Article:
Alpha-1 antitrypsin (AAT) deficiency is a genetic disorder with an autosomal inheritance pattern and codominant expression of alleles.
Allele mutations cause ineffective activity of alpha-1 antitrypsin, the enzyme responsible for neutralizing neutrophil elastase.
Pulmonary and hepatic manifestations include emphysema, COPD, bronchiectasis, and cirrhosis.
Granulomatosis with polyangiitis (formerly known as Wegener granulomatosis) and necrotizing panniculitis are infrequent complications but can prompt diagnosis.
Plasma AAT levels, protein phenotyping (called PI-typing), and genotyping may be necessary for diagnosis. Rare alleles may require gene sequencing.
Intravenous AAT augmentation therapy benefits some patients.
Alpha-1 antitrypsin (AAT) deficiency is an autosomal codominant genetic disorder (i.e., 1 allele is inherited from each parent and each allele is expressed equally). It results from allele mutations in the SERPINA1 gene at the protease inhibitor (PI) locus.
The PI locus is highly polymorphic. Different protein variants have different charges because of amino acid alterations. The charge affects the speed of protein migration on serum electrophoresis. Alleles are assigned a letter from A to Z depending on their relative speed of migration, with A being the fastest and Z the slowest. The allele most widely associated with clinical AAT deficiency is allele Z. The pattern of protein migration observed on serum electrophoresis is called the PI phenotype, which is written in form PI*[allele A][allele B].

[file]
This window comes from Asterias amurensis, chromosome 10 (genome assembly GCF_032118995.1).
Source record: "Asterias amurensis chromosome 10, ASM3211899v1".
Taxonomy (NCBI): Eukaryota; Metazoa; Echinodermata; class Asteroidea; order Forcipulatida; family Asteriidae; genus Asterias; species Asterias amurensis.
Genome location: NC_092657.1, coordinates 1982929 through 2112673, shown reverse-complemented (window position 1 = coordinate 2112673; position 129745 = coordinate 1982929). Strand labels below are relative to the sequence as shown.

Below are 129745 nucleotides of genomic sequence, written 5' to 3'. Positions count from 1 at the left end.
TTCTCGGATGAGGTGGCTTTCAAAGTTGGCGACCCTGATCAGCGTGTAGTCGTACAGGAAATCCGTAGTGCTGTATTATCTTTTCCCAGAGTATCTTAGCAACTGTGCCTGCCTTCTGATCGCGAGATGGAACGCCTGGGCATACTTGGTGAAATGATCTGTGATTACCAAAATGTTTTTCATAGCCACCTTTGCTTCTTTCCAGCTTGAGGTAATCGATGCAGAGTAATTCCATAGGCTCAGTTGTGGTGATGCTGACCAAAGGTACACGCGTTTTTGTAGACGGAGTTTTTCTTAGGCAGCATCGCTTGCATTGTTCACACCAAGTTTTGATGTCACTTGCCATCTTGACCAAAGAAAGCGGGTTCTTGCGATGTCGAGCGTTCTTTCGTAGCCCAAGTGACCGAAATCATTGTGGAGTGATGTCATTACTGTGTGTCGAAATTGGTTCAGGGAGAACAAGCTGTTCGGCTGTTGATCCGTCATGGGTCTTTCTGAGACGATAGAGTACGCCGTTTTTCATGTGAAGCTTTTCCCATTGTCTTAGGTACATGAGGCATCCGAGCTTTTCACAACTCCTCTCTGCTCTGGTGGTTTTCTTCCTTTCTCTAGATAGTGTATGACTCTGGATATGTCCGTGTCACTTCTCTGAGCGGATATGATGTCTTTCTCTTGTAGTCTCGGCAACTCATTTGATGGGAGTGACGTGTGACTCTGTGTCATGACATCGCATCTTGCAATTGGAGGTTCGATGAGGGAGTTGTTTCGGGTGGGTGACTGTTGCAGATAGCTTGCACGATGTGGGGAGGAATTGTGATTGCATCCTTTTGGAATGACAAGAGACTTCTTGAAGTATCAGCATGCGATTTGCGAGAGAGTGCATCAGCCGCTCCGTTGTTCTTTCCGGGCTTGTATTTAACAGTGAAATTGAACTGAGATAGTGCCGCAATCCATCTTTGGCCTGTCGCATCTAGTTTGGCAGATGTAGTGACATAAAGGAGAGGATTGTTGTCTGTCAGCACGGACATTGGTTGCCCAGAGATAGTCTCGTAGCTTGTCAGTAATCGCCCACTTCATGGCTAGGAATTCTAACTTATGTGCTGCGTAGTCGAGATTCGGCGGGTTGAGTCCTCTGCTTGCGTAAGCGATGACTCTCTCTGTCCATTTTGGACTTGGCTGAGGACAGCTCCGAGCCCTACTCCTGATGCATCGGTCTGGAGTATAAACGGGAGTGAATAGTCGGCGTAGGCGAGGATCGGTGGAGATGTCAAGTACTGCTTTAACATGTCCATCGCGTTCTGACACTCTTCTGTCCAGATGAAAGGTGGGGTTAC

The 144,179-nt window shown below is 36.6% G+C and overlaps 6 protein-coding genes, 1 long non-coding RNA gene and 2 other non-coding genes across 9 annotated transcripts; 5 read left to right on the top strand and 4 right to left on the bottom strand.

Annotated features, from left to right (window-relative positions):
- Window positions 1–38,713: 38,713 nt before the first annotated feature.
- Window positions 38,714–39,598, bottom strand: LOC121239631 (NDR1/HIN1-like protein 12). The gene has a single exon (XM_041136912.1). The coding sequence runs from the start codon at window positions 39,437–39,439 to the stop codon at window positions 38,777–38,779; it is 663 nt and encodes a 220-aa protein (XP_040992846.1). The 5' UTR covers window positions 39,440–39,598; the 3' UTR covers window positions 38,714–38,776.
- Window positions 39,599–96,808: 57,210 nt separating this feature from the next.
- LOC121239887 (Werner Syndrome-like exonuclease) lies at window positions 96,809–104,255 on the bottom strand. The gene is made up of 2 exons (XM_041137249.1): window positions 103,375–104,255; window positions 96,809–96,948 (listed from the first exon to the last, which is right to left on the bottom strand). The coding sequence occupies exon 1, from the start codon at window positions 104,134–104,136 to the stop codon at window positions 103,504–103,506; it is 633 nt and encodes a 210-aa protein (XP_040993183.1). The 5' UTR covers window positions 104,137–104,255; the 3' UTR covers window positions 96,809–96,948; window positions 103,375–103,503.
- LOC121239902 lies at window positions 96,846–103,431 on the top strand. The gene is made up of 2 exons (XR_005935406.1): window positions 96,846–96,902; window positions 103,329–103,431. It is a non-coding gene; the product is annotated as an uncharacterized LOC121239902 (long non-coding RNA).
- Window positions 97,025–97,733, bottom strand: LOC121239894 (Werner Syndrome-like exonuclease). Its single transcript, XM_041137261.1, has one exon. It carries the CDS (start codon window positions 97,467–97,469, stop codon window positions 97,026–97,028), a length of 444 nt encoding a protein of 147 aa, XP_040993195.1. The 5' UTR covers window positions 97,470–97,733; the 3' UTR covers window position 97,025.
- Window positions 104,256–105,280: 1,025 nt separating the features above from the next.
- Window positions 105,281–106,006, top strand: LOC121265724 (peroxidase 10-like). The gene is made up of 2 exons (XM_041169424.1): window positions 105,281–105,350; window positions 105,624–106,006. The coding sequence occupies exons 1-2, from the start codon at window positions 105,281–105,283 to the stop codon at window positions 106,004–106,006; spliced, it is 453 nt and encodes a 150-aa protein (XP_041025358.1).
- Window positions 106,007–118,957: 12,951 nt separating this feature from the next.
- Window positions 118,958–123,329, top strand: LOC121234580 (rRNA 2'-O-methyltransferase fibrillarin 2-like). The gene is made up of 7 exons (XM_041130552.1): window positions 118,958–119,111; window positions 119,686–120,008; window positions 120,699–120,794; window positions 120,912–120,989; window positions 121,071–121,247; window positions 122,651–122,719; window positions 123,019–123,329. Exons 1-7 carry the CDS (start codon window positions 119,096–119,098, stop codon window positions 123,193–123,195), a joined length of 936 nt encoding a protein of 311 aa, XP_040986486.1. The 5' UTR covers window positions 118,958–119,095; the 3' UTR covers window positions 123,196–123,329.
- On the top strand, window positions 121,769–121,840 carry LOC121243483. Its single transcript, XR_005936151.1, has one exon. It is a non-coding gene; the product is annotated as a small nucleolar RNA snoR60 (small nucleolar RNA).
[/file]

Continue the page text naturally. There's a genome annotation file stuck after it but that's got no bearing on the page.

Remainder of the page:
PI* allele mutations cause ineffective activity of the specific protease inhibitor AAT, the enzyme responsible for neutralizing neutrophil elastase and preventing inflammatory tissue damage in the lungs. Variants of the enzyme may also polymerize and accumulate in the liver, resulting in hepatic failure in some patients.
AAT is also known as alpha-1 proteinase inhibitor.
History and exam
Key diagnostic factors
- productive cough
- shortness of breath on exertion
- current cigarette smoker
- exposure to gas, fumes, and/or dust
Other diagnostic factors
- age 32-41
- male sex
- chest hyperinflation
- scleral icterus/jaundice
- family history of AAT deficiency
1st investigations to order
- plasma AAT level
- pulmonary function testing
- chest x-ray
- chest CT
Investigations to consider
- gene sequencing
- exercise testing with ABG analysis
- liver ultrasound
- abdominal CT
low plasma AAT
- Global strategy for diagnosis, management, and prevention of COPD 2023
- British Thoracic Society guideline for bronchiectasis in adults
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